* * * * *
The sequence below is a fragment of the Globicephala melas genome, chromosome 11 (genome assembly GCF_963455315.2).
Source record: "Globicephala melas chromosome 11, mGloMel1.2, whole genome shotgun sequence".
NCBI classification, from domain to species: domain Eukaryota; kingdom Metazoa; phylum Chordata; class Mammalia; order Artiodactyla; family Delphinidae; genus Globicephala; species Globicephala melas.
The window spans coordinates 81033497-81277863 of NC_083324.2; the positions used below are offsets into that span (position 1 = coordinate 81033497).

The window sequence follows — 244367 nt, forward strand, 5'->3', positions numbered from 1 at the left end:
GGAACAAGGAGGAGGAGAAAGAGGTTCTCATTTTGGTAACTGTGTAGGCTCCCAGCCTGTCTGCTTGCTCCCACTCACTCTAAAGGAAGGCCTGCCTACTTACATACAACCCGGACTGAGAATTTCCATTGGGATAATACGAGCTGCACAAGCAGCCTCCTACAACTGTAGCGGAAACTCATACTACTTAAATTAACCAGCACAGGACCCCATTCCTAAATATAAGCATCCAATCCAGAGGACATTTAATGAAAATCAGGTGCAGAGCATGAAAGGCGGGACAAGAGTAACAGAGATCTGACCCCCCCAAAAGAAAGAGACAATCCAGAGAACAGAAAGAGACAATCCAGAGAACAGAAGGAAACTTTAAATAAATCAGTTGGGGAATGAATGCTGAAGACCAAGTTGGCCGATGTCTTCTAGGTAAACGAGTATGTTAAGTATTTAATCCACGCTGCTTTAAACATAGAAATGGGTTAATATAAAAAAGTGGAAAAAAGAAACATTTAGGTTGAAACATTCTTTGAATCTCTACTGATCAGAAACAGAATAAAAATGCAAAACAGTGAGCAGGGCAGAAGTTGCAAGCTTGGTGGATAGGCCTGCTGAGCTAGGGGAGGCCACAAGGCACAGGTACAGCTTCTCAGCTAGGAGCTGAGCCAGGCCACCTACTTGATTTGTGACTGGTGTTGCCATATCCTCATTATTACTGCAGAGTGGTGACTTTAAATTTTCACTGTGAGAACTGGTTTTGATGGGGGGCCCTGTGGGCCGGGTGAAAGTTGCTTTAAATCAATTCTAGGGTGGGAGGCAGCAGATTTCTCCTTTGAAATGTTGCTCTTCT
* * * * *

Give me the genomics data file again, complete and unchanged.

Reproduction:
The sequence below is a fragment of the Globicephala melas genome, chromosome 11 (genome assembly GCF_963455315.2).
Source record: "Globicephala melas chromosome 11, mGloMel1.2, whole genome shotgun sequence".
NCBI classification, from domain to species: domain Eukaryota; kingdom Metazoa; phylum Chordata; class Mammalia; order Artiodactyla; family Delphinidae; genus Globicephala; species Globicephala melas.
The window spans coordinates 81033497-81277863 of NC_083324.2; the positions used below are offsets into that span (position 1 = coordinate 81033497).

The window sequence follows — 244367 nt, forward strand, 5'->3', positions numbered from 1 at the left end:
GGAACAAGGAGGAGGAGAAAGAGGTTCTCATTTTGGTAACTGTGTAGGCTCCCAGCCTGTCTGCTTGCTCCCACTCACTCTAAAGGAAGGCCTGCCTACTTACATACAACCCGGACTGAGAATTTCCATTGGGATAATACGAGCTGCACAAGCAGCCTCCTACAACTGTAGCGGAAACTCATACTACTTAAATTAACCAGCACAGGACCCCATTCCTAAATATAAGCATCCAATCCAGAGGACATTTAATGAAAATCAGGTGCAGAGCATGAAAGGCGGGACAAGAGTAACAGAGATCTGACCCCCCCAAAAGAAAGAGACAATCCAGAGAACAGAAAGAGACAATCCAGAGAACAGAAGGAAACTTTAAATAAATCAGTTGGGGAATGAATGCTGAAGACCAAGTTGGCCGATGTCTTCTAGGTAAACGAGTATGTTAAGTATTTAATCCACGCTGCTTTAAACATAGAAATGGGTTAATATAAAAAAGTGGAAAAAAGAAACATTTAGGTTGAAACATTCTTTGAATCTCTACTGATCAGAAACAGAATAAAAATGCAAAACAGTGAGCAGGGCAGAAGTTGCAAGCTTGGTGGATAGGCCTGCTGAGCTAGGGGAGGCCACAAGGCACAGGTACAGCTTCTCAGCTAGGAGCTGAGCCAGGCCACCTACTTGATTTGTGACTGGTGTTGCCATATCCTCATTATTACTGCAGAGTGGTGACTTTAAATTTTCACTGTGAGAACTGGTTTTGATGGGGGGCCCTGTGGGCCGGGTGAAAGTTGCTTTAAATCAATTCTAGGGTGGGAGGCAGCAGATTTCTCCTTTGAAATGTTGCTCTTCT